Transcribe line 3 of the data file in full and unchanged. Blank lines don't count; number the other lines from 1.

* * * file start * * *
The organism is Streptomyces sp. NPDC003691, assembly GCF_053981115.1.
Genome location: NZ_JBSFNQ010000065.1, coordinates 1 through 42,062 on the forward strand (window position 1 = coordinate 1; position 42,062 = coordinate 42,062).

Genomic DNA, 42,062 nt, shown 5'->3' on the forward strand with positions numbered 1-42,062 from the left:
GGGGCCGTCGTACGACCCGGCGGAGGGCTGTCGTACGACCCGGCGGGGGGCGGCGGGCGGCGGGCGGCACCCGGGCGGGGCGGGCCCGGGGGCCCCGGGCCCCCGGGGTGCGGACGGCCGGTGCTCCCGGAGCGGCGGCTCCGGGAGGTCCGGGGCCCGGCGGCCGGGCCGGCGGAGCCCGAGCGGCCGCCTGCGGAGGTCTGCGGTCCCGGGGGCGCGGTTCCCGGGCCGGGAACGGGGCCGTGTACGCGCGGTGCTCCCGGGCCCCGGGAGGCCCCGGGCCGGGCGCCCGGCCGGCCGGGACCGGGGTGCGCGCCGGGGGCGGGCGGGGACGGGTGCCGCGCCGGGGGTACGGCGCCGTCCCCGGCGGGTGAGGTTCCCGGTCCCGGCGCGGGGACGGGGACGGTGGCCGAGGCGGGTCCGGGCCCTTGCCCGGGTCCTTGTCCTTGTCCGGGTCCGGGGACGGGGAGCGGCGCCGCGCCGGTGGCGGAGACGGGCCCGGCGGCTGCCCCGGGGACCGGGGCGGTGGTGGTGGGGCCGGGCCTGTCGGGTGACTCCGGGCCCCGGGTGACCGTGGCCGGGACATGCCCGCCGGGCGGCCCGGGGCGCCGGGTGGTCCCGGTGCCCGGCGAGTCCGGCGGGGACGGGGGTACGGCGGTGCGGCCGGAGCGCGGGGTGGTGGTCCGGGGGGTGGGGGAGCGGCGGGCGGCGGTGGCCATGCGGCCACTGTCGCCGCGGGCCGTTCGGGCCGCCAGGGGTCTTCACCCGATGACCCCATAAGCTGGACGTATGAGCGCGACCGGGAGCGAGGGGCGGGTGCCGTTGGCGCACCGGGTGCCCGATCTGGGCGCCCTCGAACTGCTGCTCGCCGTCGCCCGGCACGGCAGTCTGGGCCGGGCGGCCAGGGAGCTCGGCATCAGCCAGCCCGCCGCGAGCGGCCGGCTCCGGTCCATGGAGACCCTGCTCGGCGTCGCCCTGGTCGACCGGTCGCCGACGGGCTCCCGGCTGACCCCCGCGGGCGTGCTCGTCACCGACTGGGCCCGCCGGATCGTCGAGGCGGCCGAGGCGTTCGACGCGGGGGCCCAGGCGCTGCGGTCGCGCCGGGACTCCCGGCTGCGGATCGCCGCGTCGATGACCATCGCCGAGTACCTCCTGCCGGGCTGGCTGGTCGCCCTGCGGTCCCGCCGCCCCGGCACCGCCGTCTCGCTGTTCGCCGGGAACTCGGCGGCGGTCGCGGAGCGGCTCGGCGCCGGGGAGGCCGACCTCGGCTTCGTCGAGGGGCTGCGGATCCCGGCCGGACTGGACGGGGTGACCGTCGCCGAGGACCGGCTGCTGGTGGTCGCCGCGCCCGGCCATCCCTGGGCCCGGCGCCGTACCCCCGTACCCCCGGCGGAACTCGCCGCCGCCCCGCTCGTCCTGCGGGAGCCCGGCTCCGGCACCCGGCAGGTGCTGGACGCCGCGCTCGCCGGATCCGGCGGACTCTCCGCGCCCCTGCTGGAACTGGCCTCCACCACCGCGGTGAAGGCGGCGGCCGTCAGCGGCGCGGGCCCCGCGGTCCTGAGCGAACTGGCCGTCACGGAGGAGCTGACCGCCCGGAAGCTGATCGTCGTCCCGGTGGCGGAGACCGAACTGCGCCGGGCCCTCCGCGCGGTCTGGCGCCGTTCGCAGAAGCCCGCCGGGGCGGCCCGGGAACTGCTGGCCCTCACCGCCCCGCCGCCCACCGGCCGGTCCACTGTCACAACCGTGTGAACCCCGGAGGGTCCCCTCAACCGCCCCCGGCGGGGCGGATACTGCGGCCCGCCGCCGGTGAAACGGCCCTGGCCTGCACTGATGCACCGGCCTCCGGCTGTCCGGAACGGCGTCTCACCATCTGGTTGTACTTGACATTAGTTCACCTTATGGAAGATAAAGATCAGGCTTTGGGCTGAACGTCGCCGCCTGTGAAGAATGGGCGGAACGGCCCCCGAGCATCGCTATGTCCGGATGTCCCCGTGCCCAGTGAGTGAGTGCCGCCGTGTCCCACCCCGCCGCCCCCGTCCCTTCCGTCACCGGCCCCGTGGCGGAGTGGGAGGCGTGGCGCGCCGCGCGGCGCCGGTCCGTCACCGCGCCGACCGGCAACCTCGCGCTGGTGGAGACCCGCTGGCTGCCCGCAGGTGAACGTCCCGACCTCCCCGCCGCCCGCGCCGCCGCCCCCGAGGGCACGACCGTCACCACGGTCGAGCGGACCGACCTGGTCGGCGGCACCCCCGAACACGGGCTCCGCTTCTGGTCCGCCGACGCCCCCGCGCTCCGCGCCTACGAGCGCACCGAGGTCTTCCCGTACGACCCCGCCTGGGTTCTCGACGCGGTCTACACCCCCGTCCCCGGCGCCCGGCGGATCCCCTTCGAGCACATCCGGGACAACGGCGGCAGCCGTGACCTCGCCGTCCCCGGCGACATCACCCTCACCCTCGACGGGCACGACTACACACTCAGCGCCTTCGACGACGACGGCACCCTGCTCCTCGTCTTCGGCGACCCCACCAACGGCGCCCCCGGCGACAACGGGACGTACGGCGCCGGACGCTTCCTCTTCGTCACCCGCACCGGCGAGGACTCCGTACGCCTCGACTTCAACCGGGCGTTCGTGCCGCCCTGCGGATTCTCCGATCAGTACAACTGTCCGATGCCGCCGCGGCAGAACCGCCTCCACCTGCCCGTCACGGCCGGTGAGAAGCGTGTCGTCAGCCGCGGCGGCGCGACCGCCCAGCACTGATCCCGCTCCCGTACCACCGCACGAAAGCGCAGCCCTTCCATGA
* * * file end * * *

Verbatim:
Genomic DNA, 42,062 nt, shown 5'->3' on the forward strand with positions numbered 1-42,062 from the left: